Delegation, consultation and empowerment


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Delegation, consultation and empowerment
Consultation means discussing things with others, then making a decision yourself. Delegation means
passing authority down the hierarchy to give staff the scope to make decisions for themselves.
Strangely, many students regard consultation as the more democratic of the two approaches. They
see delegation as `giving staff tasks.' Examiners appreciate candidates who can see delegation as
democratic, empowering process. Nevertheless, some managers claim to consult or delegate when
in fact they make all the key decisions and keep all the key tasks for themselves.
An example of delegation:
The head gives the business studies department a £1200 budget for spending on books
An example of consultation:
At the monthly meeting the Asda store manager asks staff their views on moving to 24 hour opening
The head calls a staff meeting to discuss student discipline and how to improve it
An example of empowerment:
A construction manager asks his deputy to `look after the new business section from now on'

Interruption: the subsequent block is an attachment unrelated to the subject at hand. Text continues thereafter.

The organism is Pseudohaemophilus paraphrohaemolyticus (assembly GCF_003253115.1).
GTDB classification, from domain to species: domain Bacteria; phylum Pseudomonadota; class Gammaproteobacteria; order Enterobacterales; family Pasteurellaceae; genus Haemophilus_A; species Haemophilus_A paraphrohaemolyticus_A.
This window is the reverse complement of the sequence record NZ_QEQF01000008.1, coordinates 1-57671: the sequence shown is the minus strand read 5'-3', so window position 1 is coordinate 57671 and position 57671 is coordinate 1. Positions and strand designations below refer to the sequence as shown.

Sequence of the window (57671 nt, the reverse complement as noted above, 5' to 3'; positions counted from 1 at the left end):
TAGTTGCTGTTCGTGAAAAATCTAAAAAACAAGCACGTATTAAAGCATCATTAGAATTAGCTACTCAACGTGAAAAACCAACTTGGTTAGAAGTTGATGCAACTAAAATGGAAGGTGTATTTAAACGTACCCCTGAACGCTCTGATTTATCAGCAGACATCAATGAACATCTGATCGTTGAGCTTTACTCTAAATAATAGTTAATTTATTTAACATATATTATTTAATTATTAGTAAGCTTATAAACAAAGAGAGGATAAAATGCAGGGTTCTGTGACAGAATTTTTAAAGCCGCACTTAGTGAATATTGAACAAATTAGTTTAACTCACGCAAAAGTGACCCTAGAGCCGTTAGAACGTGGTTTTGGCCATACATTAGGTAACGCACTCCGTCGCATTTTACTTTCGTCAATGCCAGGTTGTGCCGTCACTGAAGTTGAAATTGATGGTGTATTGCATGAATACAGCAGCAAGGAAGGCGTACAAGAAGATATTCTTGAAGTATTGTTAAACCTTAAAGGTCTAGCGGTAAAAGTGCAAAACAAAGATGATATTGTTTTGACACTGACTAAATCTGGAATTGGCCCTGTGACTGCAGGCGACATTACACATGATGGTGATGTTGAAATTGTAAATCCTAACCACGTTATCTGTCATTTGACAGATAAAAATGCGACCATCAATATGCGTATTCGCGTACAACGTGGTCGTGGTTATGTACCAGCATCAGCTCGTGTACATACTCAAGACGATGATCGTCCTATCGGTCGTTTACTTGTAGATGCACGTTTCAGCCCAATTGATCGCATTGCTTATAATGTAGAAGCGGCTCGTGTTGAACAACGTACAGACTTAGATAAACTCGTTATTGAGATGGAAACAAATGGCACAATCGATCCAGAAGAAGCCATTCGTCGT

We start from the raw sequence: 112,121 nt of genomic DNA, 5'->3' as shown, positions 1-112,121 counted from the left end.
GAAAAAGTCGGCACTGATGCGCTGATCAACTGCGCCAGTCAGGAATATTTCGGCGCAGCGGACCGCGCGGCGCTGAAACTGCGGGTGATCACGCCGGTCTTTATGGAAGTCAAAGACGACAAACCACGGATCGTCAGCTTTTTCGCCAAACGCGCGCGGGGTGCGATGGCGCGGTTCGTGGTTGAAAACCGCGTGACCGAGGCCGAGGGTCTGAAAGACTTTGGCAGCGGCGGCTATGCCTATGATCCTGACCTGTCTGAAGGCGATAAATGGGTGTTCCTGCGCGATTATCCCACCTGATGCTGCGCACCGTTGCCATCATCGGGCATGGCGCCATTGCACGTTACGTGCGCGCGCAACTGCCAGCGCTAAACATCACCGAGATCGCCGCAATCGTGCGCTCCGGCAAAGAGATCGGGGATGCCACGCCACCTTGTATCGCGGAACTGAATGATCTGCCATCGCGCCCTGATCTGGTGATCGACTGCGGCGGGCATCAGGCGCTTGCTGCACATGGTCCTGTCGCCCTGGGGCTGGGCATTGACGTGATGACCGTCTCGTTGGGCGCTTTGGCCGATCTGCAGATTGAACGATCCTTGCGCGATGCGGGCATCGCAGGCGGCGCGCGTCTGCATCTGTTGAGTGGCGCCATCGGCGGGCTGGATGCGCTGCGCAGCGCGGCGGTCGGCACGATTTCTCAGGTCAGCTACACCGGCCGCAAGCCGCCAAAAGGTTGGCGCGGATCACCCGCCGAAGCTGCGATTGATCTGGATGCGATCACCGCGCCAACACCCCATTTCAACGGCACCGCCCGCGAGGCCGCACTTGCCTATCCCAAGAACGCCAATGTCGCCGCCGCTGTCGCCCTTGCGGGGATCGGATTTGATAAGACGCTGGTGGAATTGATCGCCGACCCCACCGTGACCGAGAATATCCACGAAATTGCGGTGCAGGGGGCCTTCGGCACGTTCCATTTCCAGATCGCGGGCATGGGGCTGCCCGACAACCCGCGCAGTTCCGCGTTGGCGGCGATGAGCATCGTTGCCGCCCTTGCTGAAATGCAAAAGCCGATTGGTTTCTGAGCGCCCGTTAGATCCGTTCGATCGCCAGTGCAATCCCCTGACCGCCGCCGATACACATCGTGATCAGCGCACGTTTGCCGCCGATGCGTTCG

Method Characteristics
Empowerment Finding out staff views, but not
necessarily basing decisions on them
Could be highly motivating, as people
want the challenge of finding out their
Delegation Passing decision making power down
the hierarchy, backed by financial
May tempt poor leaders to pass on
uninteresting tasks to junior staff
Could go badly wrong if the junior
employee lacks trust in their manager
Consultation Finding out staff views, but not
necessarily basing decisions on them
Running group meetings to find out the
views of all staff
A good way to find out the ideas of
those closest to the problems


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